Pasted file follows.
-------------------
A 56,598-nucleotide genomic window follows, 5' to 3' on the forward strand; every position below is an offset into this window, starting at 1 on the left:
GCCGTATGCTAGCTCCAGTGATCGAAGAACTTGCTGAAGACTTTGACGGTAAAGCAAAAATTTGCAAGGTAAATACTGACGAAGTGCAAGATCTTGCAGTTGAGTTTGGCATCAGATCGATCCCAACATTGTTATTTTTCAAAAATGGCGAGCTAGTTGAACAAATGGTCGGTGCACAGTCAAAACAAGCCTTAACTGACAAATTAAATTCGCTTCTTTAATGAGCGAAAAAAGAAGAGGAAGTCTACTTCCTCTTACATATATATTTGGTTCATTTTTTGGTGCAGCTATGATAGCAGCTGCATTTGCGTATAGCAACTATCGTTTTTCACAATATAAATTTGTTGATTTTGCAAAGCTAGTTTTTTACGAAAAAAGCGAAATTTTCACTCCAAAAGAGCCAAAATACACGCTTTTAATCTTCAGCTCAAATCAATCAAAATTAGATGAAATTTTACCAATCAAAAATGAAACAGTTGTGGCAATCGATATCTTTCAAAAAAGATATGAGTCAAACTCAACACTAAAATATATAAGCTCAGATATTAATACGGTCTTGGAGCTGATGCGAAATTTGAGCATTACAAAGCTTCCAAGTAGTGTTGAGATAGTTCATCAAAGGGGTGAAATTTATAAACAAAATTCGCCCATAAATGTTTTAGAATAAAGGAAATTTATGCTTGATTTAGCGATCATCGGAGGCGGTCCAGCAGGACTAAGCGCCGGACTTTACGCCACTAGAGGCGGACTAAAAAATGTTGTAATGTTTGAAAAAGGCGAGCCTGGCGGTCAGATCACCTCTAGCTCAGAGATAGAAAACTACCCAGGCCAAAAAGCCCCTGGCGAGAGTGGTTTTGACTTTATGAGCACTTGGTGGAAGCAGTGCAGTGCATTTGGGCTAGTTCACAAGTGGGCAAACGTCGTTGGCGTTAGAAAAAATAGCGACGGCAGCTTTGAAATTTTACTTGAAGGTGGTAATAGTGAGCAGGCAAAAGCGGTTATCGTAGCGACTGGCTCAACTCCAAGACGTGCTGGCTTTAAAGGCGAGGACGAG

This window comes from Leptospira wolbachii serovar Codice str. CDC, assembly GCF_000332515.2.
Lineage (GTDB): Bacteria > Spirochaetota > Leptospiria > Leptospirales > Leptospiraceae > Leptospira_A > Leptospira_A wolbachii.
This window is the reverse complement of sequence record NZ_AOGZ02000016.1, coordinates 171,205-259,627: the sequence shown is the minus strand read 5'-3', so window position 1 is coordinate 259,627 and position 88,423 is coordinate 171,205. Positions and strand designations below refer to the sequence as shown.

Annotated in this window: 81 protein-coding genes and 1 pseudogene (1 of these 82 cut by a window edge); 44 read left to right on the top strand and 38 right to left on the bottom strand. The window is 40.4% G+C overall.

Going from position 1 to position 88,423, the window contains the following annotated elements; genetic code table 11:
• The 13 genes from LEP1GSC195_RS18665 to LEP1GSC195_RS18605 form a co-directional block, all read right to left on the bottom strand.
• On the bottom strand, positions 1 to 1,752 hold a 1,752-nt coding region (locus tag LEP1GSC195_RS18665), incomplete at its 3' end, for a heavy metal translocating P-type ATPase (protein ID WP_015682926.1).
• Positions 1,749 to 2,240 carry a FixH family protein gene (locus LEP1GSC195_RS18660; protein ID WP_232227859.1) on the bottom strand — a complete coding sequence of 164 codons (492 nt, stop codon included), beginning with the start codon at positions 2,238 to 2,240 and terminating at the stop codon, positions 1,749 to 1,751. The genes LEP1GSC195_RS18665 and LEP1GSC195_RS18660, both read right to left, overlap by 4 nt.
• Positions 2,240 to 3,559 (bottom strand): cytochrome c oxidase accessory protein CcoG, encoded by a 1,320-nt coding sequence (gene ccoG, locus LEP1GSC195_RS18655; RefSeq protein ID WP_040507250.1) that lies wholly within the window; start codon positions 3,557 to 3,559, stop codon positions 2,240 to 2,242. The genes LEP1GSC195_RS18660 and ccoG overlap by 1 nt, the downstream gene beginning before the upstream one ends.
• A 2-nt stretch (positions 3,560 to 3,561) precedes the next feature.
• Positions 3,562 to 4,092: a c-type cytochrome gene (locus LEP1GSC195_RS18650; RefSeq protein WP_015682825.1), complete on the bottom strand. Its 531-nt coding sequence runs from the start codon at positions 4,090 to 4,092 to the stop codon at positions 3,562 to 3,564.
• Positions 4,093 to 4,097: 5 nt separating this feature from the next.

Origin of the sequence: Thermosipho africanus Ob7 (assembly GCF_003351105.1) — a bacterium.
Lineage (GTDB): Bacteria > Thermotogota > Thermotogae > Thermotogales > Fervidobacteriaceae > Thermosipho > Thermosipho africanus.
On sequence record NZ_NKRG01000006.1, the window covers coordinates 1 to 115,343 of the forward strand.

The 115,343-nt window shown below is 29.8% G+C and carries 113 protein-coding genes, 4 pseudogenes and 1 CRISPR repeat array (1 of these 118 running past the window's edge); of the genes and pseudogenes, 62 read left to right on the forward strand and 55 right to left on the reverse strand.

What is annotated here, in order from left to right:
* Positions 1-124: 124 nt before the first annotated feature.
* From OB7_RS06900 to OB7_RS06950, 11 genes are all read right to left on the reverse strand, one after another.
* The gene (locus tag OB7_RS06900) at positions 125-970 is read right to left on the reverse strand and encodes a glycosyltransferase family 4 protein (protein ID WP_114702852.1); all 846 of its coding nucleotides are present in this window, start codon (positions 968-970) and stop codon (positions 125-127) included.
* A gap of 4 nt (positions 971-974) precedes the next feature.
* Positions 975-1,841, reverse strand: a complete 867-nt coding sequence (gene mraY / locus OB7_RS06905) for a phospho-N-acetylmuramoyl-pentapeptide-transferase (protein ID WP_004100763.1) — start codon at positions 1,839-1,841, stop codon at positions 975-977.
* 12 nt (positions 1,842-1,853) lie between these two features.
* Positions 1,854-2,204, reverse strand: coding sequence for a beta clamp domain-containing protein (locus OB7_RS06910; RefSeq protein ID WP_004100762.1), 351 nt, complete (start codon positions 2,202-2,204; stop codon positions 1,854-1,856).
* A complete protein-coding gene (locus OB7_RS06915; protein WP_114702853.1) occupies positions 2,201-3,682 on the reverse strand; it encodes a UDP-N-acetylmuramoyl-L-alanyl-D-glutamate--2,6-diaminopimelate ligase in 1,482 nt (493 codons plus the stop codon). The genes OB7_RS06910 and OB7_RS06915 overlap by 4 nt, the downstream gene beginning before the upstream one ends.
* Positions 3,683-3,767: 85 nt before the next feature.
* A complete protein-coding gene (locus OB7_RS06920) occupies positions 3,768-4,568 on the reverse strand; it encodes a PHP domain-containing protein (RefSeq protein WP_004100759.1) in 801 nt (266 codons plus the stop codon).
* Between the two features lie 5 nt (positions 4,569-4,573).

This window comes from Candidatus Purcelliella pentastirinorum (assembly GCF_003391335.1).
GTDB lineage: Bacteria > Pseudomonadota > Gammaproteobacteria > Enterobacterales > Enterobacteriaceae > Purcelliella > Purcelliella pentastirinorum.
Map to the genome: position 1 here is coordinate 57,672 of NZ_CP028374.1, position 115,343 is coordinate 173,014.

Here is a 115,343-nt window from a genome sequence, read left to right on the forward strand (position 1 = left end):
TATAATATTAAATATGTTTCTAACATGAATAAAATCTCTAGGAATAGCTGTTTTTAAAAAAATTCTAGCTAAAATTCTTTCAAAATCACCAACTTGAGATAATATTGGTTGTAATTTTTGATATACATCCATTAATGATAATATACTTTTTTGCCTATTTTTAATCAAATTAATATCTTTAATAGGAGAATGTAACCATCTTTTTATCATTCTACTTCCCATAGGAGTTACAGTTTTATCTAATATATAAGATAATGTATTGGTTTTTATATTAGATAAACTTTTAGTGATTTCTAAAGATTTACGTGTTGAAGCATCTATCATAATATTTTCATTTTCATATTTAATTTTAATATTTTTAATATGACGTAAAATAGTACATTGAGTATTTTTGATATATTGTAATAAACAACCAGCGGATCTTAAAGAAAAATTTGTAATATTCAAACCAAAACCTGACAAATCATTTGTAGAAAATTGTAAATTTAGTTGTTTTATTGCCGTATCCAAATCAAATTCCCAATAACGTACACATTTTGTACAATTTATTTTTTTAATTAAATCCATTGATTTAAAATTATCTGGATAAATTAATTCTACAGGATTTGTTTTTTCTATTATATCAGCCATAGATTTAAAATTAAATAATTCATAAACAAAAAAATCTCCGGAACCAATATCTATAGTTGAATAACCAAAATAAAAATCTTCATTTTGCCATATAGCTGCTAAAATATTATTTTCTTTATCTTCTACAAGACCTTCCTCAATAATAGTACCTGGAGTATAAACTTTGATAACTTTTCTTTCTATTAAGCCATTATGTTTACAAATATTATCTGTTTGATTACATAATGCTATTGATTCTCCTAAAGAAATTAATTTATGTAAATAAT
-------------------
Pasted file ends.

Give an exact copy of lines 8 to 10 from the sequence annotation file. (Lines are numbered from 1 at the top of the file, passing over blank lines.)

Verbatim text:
• The 13 genes from LEP1GSC195_RS18665 to LEP1GSC195_RS18605 form a co-directional block, all read right to left on the bottom strand.
• On the bottom strand, positions 1 to 1,752 hold a 1,752-nt coding region (locus tag LEP1GSC195_RS18665), incomplete at its 3' end, for a heavy metal translocating P-type ATPase (protein ID WP_015682926.1).
• Positions 1,749 to 2,240 carry a FixH family protein gene (locus LEP1GSC195_RS18660; protein ID WP_232227859.1) on the bottom strand — a complete coding sequence of 164 codons (492 nt, stop codon included), beginning with the start codon at positions 2,238 to 2,240 and terminating at the stop codon, positions 1,749 to 1,751. The genes LEP1GSC195_RS18665 and LEP1GSC195_RS18660, both read right to left, overlap by 4 nt.